Outsourcing can have its benefits, but how often do we bother to measure the actual value of our outsourcing relationships? Or the innovation that it delivers? In Europe, at least, the answer is: not very often.
This week, Warwick Business School (UK) released a study (sponsored by Cognizant) looking at European C-suite attitudes to outsourcing. The study encompassed 250 CIOs and CFOs across Benelux, France, Germany, Switzerland, the Nordics and the UK.
The majority of respondents (70%) say they believe that innovation achieved through outsourcing contributes to their company’s financial performance, but only 35% admit to measuring the innovation that their outsourcing partner delivers.
Companies pay significant sums for the outsourcing services they receive and, more often than not, reduce their own in-house workforce as a result. It’s a little worrying then that the majority don’t actually bother to assess how much value or innovation they got in return! Even more worrying is that this isn’t the first time this issue has been raised. An earlier study by the Warwick Business School and Cognizant in 2009 also revealed that only a minority of CIOs and CFOs have tried to calculate the financial impact that outsourcing has on their business.
The big question is why do so few companies try to measure this? It’s clear from the survey that there is a strong recognition that outsourcing can play a big part in innovation — which is something the pharma industry has been struggling with in recent years. More than 60% of survey respondents indicated that they are spending more on outsourcing partnerships than they were three years ago, and 67% of CIOs say that they seek help from an outsourcing provider to turn ideas into new and improved processes. Half of all CIOs also added that they’d be willing to pay more for an outsourced service that enables them to formalise, repeat and maintain innovation.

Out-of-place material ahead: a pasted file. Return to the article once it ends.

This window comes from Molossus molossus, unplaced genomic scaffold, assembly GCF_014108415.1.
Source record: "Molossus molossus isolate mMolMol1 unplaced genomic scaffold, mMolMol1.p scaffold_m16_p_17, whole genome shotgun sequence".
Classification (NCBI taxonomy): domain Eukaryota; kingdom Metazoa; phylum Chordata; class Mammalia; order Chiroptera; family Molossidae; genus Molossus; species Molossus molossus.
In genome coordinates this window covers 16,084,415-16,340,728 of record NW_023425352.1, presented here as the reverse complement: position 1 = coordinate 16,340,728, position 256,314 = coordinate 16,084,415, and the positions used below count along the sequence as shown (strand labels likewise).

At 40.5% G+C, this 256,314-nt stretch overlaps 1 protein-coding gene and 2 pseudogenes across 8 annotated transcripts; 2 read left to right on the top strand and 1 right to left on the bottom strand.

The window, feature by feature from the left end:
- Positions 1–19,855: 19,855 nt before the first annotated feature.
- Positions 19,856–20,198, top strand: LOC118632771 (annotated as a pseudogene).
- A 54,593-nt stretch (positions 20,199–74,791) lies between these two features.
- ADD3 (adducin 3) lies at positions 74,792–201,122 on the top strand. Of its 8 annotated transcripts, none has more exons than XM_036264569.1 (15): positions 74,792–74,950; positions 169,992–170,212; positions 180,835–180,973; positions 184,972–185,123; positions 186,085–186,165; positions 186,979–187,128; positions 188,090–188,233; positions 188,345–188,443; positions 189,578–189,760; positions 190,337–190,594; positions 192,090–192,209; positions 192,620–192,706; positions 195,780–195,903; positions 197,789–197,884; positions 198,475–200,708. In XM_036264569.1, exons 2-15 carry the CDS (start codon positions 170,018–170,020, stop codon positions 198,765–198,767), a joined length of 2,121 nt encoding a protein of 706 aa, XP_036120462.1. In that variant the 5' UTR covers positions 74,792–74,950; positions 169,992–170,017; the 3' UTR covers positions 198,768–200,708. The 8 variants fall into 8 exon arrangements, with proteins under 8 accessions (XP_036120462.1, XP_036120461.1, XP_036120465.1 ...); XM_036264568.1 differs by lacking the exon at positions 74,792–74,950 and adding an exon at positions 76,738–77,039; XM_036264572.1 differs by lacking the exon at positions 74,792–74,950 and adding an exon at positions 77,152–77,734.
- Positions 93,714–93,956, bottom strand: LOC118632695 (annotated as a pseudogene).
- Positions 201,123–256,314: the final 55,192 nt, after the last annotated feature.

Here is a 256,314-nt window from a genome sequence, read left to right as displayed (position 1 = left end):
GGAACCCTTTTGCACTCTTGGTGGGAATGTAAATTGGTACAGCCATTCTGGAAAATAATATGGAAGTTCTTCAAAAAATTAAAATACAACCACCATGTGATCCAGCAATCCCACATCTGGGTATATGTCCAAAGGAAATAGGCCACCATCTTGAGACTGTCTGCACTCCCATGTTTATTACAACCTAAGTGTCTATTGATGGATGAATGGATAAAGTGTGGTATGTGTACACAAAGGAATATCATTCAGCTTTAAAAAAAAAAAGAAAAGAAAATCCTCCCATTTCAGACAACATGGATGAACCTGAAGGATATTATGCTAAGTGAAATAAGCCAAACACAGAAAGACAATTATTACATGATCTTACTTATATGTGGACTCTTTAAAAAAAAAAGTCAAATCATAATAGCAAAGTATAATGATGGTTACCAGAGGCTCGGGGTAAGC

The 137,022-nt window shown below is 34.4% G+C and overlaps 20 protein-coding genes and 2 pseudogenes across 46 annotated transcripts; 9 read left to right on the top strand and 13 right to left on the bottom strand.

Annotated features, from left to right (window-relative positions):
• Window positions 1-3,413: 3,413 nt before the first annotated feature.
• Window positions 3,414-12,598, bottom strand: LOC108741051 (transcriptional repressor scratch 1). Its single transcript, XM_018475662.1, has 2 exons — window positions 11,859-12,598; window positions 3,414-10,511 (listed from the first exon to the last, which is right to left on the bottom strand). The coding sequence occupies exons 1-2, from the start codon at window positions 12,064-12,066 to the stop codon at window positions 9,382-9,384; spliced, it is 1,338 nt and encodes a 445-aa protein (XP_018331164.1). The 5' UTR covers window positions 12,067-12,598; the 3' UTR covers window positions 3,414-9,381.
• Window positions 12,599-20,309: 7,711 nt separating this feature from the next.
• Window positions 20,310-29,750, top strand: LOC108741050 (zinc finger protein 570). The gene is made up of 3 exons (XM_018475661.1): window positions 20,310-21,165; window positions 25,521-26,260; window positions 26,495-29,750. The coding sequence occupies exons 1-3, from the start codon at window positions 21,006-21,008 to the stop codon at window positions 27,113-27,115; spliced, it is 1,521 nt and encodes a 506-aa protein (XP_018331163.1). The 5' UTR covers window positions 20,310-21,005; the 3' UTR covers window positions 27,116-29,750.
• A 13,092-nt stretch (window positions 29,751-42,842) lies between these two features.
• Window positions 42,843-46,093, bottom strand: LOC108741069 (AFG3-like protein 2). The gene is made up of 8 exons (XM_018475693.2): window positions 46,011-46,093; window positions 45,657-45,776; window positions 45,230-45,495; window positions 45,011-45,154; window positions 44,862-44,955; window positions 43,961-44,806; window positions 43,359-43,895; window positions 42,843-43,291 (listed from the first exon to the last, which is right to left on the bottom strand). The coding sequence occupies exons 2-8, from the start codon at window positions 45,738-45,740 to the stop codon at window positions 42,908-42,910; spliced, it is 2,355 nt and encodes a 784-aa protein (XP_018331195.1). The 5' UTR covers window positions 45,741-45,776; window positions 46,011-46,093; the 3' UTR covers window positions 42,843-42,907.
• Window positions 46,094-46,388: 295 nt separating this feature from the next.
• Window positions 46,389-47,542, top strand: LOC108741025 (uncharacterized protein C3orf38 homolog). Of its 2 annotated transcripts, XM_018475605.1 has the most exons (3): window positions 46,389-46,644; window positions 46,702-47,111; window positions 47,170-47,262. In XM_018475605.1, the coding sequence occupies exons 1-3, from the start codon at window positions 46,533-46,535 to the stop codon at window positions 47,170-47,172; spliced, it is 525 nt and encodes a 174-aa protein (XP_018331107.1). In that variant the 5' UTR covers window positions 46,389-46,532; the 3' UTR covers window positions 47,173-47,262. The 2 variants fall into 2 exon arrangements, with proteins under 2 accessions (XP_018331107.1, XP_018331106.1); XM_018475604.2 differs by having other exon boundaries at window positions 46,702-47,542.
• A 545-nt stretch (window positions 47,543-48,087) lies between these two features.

In a statement, Sanjiv Gossain, SV and Head of Cognizant’s UK and Ireland operations, explained: “Businesses are increasingly placing more high-value work in the hands of their partners, but by failing to measure the financial impact of the innovation delivered, it may be difficult to make the case for further investment—and further benefits to the business. There’s a fantastic opportunity to place even more reliance on these relationships, but it seems many businesses need help in measuring this impact and communicating it to stakeholders.”
I’m already in contact with some experts about this study to find out more about how companies can reap the benefits and measure the impact of outsourcing. Expect more on this in the next issue of Pharmaceutical Technology Europe, which will be available on www.pharmtech.com in May!